Leave Me Alone, I'm Reading: The Sweet Hereafter by Russell Banks

Tessa Bright Wildsmith

“The Sweet Hereafter” is a story that explores how you deal when the worst possible thing happens. Who do you blame, and how do you deal with your grief?

It was like any other morning in the small town of Sam Dent near the Canadian border. Winter had set in, and it was cold and quiet. Long time bus driver Doloris Driscoll started her morning as she had many others - with a warm cup of coffee and a smile. She set out on her usual route to pick up all the children and get them to school on time. She knew all the kids and their parents. She knew their routines and which ones she would have to wait a few extra minutes for.

Then the unthinkable happened. As Doloris drove through the frozen mountain roads, a blur streaked in front of the bus. Doloris swerved, trying to miss it. The bus flipped, rolling down the side of an embankment. In the end, several children were dead, many others injured.

The story is narrated from four different points of view. First, by the bus driver, Doloris, who was once so optimistic, but now is consumed by guilt. Next, by Billy Ansel, the grieving father who’s twins were killed in the crash. Billy is the only witness to the crash. The third is Mitchell Stephens, a personal injury lawyer who comes to Sam Dent to try and convince the grieving parents to file suit against the county and the school system. And finally, young Nicole Burnell, the all-American cheerleader who survives the crash but ends up paralyzed.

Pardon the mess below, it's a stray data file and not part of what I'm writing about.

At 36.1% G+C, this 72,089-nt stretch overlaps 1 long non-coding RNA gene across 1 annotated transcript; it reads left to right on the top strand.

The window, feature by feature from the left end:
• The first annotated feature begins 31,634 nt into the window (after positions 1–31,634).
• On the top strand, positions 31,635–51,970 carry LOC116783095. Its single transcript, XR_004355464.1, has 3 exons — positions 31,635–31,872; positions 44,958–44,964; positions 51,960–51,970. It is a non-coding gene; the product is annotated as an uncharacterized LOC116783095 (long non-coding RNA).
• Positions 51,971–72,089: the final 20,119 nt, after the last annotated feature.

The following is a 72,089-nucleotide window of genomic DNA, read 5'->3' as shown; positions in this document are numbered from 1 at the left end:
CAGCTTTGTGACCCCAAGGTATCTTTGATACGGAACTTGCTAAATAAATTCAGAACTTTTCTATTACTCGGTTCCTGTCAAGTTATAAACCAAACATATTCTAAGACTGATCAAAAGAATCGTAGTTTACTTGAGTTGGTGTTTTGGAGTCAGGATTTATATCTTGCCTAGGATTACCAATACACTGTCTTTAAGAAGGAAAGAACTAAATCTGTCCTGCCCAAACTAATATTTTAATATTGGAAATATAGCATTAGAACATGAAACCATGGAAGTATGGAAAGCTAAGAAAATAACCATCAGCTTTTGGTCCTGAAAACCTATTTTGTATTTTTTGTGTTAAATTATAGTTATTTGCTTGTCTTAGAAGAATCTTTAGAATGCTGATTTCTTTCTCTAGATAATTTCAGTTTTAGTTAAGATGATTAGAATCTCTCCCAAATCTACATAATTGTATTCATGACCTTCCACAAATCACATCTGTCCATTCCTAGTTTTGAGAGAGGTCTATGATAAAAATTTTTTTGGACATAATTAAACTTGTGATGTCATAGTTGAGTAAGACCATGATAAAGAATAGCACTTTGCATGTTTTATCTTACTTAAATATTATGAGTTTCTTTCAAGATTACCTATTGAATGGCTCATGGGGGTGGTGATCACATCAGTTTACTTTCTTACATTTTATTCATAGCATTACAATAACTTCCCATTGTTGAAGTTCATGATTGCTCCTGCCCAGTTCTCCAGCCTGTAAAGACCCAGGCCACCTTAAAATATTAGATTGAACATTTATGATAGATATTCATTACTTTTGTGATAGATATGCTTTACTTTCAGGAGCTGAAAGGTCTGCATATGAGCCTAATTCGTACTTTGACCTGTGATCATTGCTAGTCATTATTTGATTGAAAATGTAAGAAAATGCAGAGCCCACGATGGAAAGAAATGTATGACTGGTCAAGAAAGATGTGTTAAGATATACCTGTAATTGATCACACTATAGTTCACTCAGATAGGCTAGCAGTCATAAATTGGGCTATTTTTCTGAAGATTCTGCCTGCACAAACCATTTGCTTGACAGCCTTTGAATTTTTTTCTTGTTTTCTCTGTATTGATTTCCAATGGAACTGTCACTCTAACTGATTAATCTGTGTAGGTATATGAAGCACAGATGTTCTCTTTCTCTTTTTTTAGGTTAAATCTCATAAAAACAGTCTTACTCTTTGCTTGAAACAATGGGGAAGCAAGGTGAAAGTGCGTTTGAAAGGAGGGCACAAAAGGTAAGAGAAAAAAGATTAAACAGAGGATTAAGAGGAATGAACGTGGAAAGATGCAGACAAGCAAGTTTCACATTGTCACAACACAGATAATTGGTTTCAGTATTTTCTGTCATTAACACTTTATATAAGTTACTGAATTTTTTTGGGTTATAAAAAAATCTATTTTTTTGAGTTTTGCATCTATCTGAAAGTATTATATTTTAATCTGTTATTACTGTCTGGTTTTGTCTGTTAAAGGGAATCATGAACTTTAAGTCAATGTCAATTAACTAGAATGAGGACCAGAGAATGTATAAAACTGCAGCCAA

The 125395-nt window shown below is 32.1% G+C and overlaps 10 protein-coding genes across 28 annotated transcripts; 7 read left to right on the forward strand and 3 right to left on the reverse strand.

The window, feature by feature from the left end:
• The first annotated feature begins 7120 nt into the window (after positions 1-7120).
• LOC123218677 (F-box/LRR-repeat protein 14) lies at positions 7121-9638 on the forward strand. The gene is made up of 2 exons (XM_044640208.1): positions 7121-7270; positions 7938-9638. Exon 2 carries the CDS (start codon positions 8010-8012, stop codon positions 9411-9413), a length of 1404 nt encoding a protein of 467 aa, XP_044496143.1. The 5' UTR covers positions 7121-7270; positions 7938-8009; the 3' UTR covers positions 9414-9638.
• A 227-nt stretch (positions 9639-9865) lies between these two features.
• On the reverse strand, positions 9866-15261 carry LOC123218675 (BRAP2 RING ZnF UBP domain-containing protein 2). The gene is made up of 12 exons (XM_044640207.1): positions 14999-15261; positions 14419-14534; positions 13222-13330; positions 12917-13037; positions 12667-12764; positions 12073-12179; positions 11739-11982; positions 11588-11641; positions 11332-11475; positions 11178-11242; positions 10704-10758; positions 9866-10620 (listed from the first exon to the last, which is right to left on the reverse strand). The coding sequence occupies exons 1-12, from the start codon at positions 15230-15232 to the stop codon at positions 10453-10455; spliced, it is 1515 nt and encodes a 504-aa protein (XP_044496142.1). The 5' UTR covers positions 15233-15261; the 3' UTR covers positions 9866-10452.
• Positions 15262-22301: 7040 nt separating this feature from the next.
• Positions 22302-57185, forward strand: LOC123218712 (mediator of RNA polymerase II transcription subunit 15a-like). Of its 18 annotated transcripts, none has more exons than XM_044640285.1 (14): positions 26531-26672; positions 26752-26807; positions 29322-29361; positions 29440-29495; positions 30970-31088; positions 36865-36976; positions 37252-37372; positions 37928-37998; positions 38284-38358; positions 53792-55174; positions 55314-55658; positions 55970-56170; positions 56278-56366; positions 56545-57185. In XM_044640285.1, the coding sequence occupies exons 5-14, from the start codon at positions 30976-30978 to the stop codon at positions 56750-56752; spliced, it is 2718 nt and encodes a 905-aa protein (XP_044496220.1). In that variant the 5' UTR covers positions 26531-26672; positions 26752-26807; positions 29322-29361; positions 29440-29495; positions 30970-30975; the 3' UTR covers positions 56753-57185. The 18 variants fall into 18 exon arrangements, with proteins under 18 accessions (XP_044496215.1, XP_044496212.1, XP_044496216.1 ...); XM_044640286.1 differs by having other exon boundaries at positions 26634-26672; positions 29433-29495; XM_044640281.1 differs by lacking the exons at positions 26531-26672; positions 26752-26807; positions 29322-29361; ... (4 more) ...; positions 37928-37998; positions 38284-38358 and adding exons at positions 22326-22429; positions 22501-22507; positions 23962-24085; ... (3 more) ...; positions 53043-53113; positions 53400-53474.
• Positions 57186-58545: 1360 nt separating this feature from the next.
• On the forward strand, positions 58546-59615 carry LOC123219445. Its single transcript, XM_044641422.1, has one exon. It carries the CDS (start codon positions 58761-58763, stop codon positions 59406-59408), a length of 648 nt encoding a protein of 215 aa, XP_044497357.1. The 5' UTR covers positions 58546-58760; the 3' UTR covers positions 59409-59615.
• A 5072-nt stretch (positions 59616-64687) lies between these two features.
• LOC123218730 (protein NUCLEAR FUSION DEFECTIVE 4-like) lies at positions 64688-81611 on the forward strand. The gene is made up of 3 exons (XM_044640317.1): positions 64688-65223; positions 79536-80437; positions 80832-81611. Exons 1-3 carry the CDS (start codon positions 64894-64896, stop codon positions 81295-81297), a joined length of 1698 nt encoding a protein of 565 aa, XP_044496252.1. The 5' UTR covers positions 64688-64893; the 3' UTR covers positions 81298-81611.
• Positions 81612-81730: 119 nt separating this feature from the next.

In the end, there isn’t any closure or a sense of finality. The guilt of survival becomes a plague on the small town. Time doesn’t heal the pain. The community becomes obsessed with its grief and with who is to blame after such a fault-less accident.

As each narrator tells their side of the story, we get a little more background on the town and its people. It was an interesting way to lay out the book.

Overall, I didn’t really like this book. I liked Banks writing very much, and I liked his characters. They were intriguing and complex. My disappointment came from the fact nothing really happening during the novel. It was much more a character study and too light on plot. The crash is past tense by the time the book starts, so all we are left with is the sadness and grief. Banks, however, truly captures those dark emotions with his smooth, haunting prose.

Banks’ writing is so good that I’ll definitely give him another try with one of his many other novels. I just hope there’s more going on than in “The Sweet Hereafter.”

Have you read “The Sweet Hereafter?” Discuss your thoughts on the book below.

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